Monday, April 07, 2008

The Public Deserves the Right to Use All The Water

Lots of environmental groups and public officials have expressed their opposition to the Broadwater proposal to put a liquefied natural gas terminal in the middle of Long Island Sound. Today Federated Conservationists of Westchester County wrote to the Secretary of State:

Westchester, Nassau, Suffolk, and New York City have already spent millions of dollars to successfully improve the water quality of LIS. Westchester alone is now required to spend a projected additional $355 to $573 million dollars on nitrogen removal to continue the water quality improvements already achieved and meet Federal and State mandates. This amount of money will be an extraordinary tax burden on the people of Westchester living in the affected sewer districts. For the State of New York to now issue a decision that would prohibit the public from using 1.5 square miles of LIS waters, would be an injustice to that public that paid, and will pay, so dearly to clean up that very same water. To give Broadwater 1.5 square miles of public water and the underwater lands, at no cost to Broadwater, but at a great cost to the public that is paying dearly for water quality improvement, would not be consistent with the public trust obligations of those in public office....

Thank you for your consideration on the issue of protecting the public use of public waters. This decision on the closure of 1.5 square miles of LIS water from public use, is not just a LIS issue, but an issue for all waters in NYS if a precedent is set by any decision to allow Broadwater free and exclusive access to public water and the underwater land and to prohibit the public from any use of that 1.5 square miles of water.

The Federated Conservationists of Westchester County and all the people of Westchester, urge you to decide against Broadwater, and to continue the free access of the public to all the waters of New York State. It is the public that is paying to maintain water quality, therefore, it is the public that deserves the right to use all that water.

Cesare J. Manfredi, PE


I'm quoting it here, after ignoring most of the other statements and letters I've gotten over the months, because FCWC is my home team, so to speak, and because its president took the time to send it to me. But also because I like the sentiment: it's our water -- why should we give it away to a corporation?



Anonymous Bryan said...


You've phrased the issue as "Why should we give it away?" But putting it that way makes it sound like the 1.5 square miles is available for a price. I don't think that's your position, right?

4:34 PM  
Anonymous Anonymous said...

Tom is phrasing it that way because that is the current Broadwater proposal. If Broadwater should ever offer to pay money there will be plenty of time-and weblog space-to condemn that too. But, the Public Trust Doctrine clearly prohibits the alienation and private use of public water and underwater lands without the legislature adopting a law and the Governor signing it. Broadwater has given us this stick, so let’s hit them with it.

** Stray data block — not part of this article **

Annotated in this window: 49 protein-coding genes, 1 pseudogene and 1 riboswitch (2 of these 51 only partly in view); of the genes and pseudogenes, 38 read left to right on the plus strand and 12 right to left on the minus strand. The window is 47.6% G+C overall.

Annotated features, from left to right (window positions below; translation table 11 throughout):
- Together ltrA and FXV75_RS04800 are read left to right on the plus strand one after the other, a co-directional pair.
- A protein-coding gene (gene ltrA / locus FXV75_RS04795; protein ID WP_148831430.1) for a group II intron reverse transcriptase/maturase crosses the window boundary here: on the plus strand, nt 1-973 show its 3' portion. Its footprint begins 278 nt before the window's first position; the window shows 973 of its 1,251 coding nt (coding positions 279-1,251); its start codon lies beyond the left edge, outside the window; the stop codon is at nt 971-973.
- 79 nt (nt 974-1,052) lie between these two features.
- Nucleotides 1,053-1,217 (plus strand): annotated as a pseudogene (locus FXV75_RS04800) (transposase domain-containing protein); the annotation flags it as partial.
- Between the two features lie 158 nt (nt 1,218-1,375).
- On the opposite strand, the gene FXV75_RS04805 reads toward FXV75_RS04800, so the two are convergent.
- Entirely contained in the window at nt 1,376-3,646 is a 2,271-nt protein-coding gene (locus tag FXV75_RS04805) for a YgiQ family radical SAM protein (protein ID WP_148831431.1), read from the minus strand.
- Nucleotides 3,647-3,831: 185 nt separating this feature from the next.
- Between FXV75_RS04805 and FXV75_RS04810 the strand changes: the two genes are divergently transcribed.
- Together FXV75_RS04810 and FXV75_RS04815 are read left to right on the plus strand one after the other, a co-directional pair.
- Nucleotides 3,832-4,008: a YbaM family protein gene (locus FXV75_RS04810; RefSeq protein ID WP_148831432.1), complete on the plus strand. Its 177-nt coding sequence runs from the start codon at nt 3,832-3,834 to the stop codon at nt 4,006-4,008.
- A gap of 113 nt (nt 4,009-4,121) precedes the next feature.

5:02 PM  
Anonymous Bryan said...

Anonymous, er, Tom, er, Whoever,
Exactly. So saying "Why give it away" implies that it could be given away, when, really, it can't (because of the Public Trust Doctrine).

Forgive the semantic argument, because I know Tom is well-versed in all this. I just wanted it clarified for anyone who might have happened upon this issue and post for the first time. Otherwise, it sounds like that ridiculous Newsday editorial that ran a few weeks ago.

PS. How do you know Shell didn't already put money on the table (in the form of grants, fees, donations, PILOTs) and Spitzer came thisclose to going for it (ignoring the PTD)?

10:42 PM  
Anonymous Tom said...

When I wrote "why give it away" it was basically a throw-away line, not meant to imply anything really (you have to remember that on the rare occasions when I post something while I'm at work, I knock it out fast so I can get back to what I'm paid to do) but pretty close to the way Anonymous interpreted it.

However it would make things interesting if real money came into play. I assume that if the state says yes to Broadwater, it will charge a fee for use of the Sound and the underwater land. Suppose that fee was a substantial proportion of the nitrogen removal costs for Nassau, Suffolk and Westchester -- say, half -- and that the money would go into a dedicated nitrogen-removal fund? We might look at Broadwater differently.

It's too late for that to happen and I wouldn't really want it to happen because I wouldn't want the state to negotiate away parts of the Sound. But it would change the way some of us look at things.

'By the way, I have a policy (that I don't always follow) of not letting anonymous comments go through unless I know who the person is and unless the comment is germane. In this case, I knew the commenter.

7:30 AM  

Post a Comment

<< Home

eXTReMe Tracker